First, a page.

Marijuana is effective at treating nausea and increasing appetite. In Canada, it is possible to obtain a permit from the federal government to possess and grow marijuana for its therapeutic value. Smoking or eating marijuana prior to meals and snacks increases food intake, but the food choices may not always be the healthiest. Planning ahead can ensure that the appetite-stimulating effects are used to the best nutritional benefit. For more information on medicinal marijuana, read “Cultivating Compassion” in the Summer 2007 issue of CATIE’s The Positive Side, available at www.positiveside.ca.
Nausea can occur from stomach disorders, opportunistic infection and most commonly as a side effect of many medications. Vomiting, though not as common, is more serious because it can result in nutrient loss and dehydration. The main strategy to counter nausea is to eat foods that are easy to tolerate and to eat often enough to get adequate nutrition.
Nausea is one condition for which it can be best to follow your culture’s habits and treatments. For example, people who eat a typical North American diet often prefer bland foods. People who eat a South Asian diet often turn to sweet, salty, sour or bitter foods to settle an upset stomach.
Keeping food down
- Eat small amounts frequently, at least every 2 to 3 hours. Low blood sugar, which occurs when you don’t get enough nutrients, can make nausea worse.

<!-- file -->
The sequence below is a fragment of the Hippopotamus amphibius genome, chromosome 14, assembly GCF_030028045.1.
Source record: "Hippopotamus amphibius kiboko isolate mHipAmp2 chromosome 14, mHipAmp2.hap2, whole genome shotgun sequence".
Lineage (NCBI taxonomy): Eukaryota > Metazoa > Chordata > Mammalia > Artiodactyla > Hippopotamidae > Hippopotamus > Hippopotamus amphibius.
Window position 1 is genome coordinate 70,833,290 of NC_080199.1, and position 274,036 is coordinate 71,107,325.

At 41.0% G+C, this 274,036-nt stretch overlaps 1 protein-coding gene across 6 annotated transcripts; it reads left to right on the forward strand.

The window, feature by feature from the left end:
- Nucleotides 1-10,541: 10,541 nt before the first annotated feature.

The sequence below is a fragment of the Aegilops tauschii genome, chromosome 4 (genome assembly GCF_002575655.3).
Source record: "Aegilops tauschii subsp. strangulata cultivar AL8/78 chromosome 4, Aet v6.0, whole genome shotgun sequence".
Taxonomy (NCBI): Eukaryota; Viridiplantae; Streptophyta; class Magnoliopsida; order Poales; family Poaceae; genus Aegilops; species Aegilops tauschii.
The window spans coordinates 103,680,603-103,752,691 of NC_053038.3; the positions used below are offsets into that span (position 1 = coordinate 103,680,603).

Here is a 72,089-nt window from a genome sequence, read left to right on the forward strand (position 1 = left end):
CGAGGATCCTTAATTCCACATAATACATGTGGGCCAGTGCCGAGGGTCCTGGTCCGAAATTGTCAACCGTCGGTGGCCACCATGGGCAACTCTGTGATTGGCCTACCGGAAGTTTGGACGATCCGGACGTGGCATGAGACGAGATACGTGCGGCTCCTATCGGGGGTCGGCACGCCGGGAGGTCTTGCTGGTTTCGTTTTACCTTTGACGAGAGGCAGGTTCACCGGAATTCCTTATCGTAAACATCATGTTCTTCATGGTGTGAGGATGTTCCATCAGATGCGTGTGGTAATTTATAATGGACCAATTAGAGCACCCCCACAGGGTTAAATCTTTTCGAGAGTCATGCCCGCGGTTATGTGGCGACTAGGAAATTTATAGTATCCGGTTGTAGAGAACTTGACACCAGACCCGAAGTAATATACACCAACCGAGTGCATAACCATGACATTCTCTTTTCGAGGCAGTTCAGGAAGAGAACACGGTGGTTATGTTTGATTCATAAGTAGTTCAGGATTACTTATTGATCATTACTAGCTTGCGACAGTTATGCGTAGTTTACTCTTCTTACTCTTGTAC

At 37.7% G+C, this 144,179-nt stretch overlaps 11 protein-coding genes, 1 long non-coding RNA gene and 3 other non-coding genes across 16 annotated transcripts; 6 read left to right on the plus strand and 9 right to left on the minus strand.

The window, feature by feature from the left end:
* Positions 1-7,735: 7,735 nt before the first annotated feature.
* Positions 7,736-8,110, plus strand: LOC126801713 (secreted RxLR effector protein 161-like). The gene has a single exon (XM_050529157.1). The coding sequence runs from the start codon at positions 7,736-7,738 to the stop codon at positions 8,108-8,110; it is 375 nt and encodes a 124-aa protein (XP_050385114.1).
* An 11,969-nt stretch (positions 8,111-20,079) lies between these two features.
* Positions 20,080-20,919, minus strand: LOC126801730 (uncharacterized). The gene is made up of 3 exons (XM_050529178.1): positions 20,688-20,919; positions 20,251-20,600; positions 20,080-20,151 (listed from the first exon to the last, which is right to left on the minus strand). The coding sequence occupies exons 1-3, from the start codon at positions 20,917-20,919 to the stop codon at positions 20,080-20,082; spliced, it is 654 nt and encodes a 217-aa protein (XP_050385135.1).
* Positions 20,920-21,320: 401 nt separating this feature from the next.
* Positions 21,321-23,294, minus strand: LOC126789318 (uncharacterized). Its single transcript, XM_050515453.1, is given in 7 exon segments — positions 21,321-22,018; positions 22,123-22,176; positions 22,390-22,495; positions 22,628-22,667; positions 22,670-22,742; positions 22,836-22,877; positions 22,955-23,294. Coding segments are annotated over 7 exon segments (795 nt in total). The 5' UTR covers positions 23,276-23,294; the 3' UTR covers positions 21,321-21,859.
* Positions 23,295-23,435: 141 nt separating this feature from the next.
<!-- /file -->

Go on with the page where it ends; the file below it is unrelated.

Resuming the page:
- Cold or room-temperature foods may be easier to tolerate.
- If you are vomiting, remember to drink at least 8 cups of fluid each day.
- Wear loose clothes when eating.
- Try to avoid cooking smells.
- Don’t lie down for at least 20 minutes after eating.
- Ginger may be helpful. Drink some flat ginger ale. Stir it to remove the bubbles. To make your own homemade ginger ale, simmer fresh ginger in hot water. Add sugar, maple syrup or honey to taste. Cool and add water or club soda to serve.
People with HIV may experience problems in the mouth or throat due to side effects of medications, damaged or diseased teeth and gums, or opportunistic infections like thrush, chancres or herpes. Anti-HIV drugs sometimes cause abnormal tastes or dry mouth. The most common cause of swallowing problems is esophageal candidiasis (thrush in the throat). The overall strategy to address painful chewing and swallowing is to adjust textures and tastes for more soothing foods and beverages.